Ms Halton—Yes, many of them. The ones to do these functions that we have just talked about—starting to move discharge summaries, referrals and pathology results around. E-health can be quite narrow or it can be extraordinarily large. The bigger it is, obviously, the more complex and more expensive it is, and you have to start in a way which is scalable. You have to start with things which are achievable.”

Pity there does not seem to be any clarity about what will sit ‘on top’ of the underlying components.

Lastly of relevance we had this:

Senator SCULLION—I will ask one short question in regard to that. Ms Halton, I would have thought that in something like e-health there is not much new under the sun globally. You indicated that some of this work had been done in other parts of the world and that the genesis of some of the materials in terms of an e-health system had happened in other parts of the world.

Ms Halton—No. That is the classification system in relation to describing things.

Senator SCULLION—Perhaps I can finish the question. I would have thought that other countries in the world were facing similar challenges in terms of health and areas similar to health. Are you seeking similar systems in other parts of the world or are we simply doing it alone?

Ms Halton—I will tell you two things: firstly, I am trying not to make the same mistakes that I have seen other people make elsewhere, and I have seen people spend an awful lot of money for no outcome—a huge amount—so we are actively trying not to do that; secondly, yes, we are watching what is going on overseas and, to the extent that we can use things from overseas, we are doing that. Every health system is unique and what you have to do is build a system which enables the way clinicians practise and the geography, for example, to all be accommodated, including IT connectedness et cetera. So, yes, we are very conscious of other systems. In fact, we have regular dialogue with our colleagues in the United States, the United Kingdom and other parts of the world to—

Senator SCULLION—Is there somewhere that you would see as a standout in terms of best practice to work towards?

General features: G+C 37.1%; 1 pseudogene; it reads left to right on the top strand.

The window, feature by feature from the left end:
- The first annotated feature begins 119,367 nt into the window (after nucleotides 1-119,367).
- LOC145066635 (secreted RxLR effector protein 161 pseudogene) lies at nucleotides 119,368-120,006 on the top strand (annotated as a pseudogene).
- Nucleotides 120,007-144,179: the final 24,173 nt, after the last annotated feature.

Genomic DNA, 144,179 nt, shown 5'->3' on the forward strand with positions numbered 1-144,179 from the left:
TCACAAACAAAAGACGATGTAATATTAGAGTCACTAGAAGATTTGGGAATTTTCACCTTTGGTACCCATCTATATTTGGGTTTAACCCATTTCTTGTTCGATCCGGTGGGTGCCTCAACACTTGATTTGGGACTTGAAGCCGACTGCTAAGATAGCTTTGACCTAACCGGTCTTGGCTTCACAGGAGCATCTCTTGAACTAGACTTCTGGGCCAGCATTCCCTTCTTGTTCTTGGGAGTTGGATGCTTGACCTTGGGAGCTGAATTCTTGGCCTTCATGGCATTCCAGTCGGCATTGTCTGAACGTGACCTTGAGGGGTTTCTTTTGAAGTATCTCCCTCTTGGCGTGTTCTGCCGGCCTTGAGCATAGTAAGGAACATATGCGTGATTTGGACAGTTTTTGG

Ms Morris—I would also say that it depends on what you are doing health for and how you want it to work in the system.

Ms Halton—I think there are different things that are good in different countries. Is there one country that I would emulate? No.

Senator SCULLION—Thank you.

Looks like Ms Halton has not got her head around the successes in Scandinavia Denmark and in Kaiser Permanente. There are excellent models all over the place but I suspect she does not want engage in a proper review or take the advice offered by Deloittes – whose report also did not seem to even get mentioned.

So no discussion of the Deloittes work, no apparent understanding of where e-Health fits in the overall reform agenda, no implementation plan or funding beyond the underlying components and anxiety about wasting money. Hardly visionary leadership in my view.

Another fundamental issue is that NEHTA was not in the room and has no apparent accountability to the Parliament or DoHA. The Officers (Ms Halton and Morris) indicated they could not even disclose NEHTA staffing levels without getting COAG permission. What an amazing joke e-Health Governance processes are in Australia!

Senate Estimates are really a gift that keeps on giving!

David.

10 comments:

Anonymous said...

The Department's objective is to provide the minimum of information. The Committee's objective is to dig out as much information as they can.

Unless the Committee is comprehensively briefed they will achieve very little of value.

It's a circus. The same old recycled script from years gone by. Clearly ill informed bureaucrats doing what they do best. But one thing has changed, Ms Halton has learnt to play the game and hide behind COAG a la NEHTA's staffing levels, very different from the Senate estimates of two or so years ago. Why do you bother with them? They have the money, they have the power. All they lack is the knowledge and nous to put it to good use.